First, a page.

Workshop Report on Global Harmonization of Enterovirus Vaccines

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Volume 26, Number 4—April 2020

Conference Summary

Tzu-Yu Weng, Hua Yen, Kutub Mahmood, Javier Martin, and Min-Shi Lee

National Health Research Institutes, Zhunan, Taiwan (T.-Y. Weng, H. Yen, M.-S. Lee)Center for Vaccine Innovation and Access, PATH, Seattle, Washington, USA (K. Mahmood)National Institute for Biological Standard and Control, Potters Bar, UK (J. Martin)

The Asia-Pacific Network for Enterovirus Surveillance in the National Health Research Institutes hosted a workshop on May 2, 2019, to discuss the harmonization of 2 licensed enterovirus vaccines, poliovirus and enterovirus A71 (EV-A71), especially regarding the standardization of vaccine antigens (Appendix). Speakers from the UK National Institute for Biologic Standard and Control (NIBSC), US PATH, industries, and regulatory agencies shared their experiences.

Sabin strain–derived live-attenuated oral poliovirus vaccines (OPV) and wild strain–derived inactivated poliovirus vaccines (IPV) have been widely used. Since wild-type 2 poliovirus was eradicated, bivalent OPV (only type 1 and 3) replaced trivalent OPV. Wild-type 3 is almost eradicated, and major efforts are under way to eradicate type 1. In addition, wild strains are not feasible to produce conventional IPV (cIPV) after wild polioviruses are eradicated. Therefore, the World Health Organization (WHO) recommends the development of Sabin strain–derived IPV (sIPV) for the endgame plan of global poliovirus eradication programs. Because WHO international standard (IS) antigen for quantifying cIPV antigens could not be effectively used to quantify sIPV, new reagents based on sIPV need to be established.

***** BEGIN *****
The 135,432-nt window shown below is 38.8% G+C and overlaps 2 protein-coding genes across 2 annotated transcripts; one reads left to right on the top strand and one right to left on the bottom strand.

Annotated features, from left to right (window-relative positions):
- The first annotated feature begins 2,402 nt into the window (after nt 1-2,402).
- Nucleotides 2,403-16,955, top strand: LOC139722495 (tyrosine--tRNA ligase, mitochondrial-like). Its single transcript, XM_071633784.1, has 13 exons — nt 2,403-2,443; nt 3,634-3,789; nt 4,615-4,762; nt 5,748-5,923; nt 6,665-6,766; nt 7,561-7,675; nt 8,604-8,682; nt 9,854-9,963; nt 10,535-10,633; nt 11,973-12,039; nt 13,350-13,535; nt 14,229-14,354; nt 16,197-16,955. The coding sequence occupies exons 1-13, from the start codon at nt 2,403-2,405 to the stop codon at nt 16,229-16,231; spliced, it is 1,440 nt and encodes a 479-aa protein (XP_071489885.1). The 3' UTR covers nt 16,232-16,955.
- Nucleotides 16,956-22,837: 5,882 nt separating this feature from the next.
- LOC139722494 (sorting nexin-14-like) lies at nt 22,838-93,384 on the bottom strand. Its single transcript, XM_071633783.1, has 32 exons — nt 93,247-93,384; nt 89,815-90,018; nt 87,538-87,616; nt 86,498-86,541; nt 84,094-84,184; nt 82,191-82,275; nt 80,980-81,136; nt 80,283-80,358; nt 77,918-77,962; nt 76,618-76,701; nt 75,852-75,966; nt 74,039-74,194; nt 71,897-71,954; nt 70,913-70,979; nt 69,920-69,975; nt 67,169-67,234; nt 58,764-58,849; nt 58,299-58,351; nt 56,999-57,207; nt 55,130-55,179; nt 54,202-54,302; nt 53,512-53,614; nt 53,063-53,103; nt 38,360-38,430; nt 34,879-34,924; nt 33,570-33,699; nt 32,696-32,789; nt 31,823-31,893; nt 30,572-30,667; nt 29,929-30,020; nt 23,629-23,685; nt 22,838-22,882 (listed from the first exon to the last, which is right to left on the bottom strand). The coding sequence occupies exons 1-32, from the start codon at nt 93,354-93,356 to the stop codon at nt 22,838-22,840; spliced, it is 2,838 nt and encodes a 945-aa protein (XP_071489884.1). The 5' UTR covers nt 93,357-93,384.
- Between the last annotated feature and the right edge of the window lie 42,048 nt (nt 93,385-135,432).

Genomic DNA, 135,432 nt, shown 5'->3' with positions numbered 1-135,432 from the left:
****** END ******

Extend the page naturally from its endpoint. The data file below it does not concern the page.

Three EV-A71 vaccines have been licensed in China, and 2 EV-A71 vaccine candidates were evaluated in phase III trials in Taiwan. Experience with IPV indicates that establishing WHO IS antigens is critical for global harmonization of EV-A71 vaccines. Thus, NIBSC and the China National Institute of Food and Drug Control (NIFDC) coordinated an international study for the first IS antigen of EV-A71 vaccines. Some participants in the international study shared their results in the workshop. This report summarizes outcomes of presentations and discussion.

https://wwwnc.cdc.gov/eid/article/26/4/19-1273_article

【CANCELLED】19TH INTERNATIONAL CONGRESS ON INFECTIOUS DISEASES

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Due to the unfolding COVID-19 pandemic and the safety concerns surrounding mass gatherings, the organizers of the 19th International Congress on Infectious Diseases (ICID) have made the difficult decision to cancel the Congress scheduled for September 10-13, 2020 in Kuala Lumpur, Malaysia.

Establishment of Asia-Pacific Network for Enterovirus Surveillance

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Conference Report

Mu-Lin Chiu, Shu-Ting Luo, Ya-Yen Chen, Wan Yu Chung, Veasna Duong, Philippe Dussart, Yoke-Fun Chan, David Perera, Mong How Ooi, Nguyen Thi Thanh Thao, Huu Khanh Truong, Min-Shi Lee

Abstract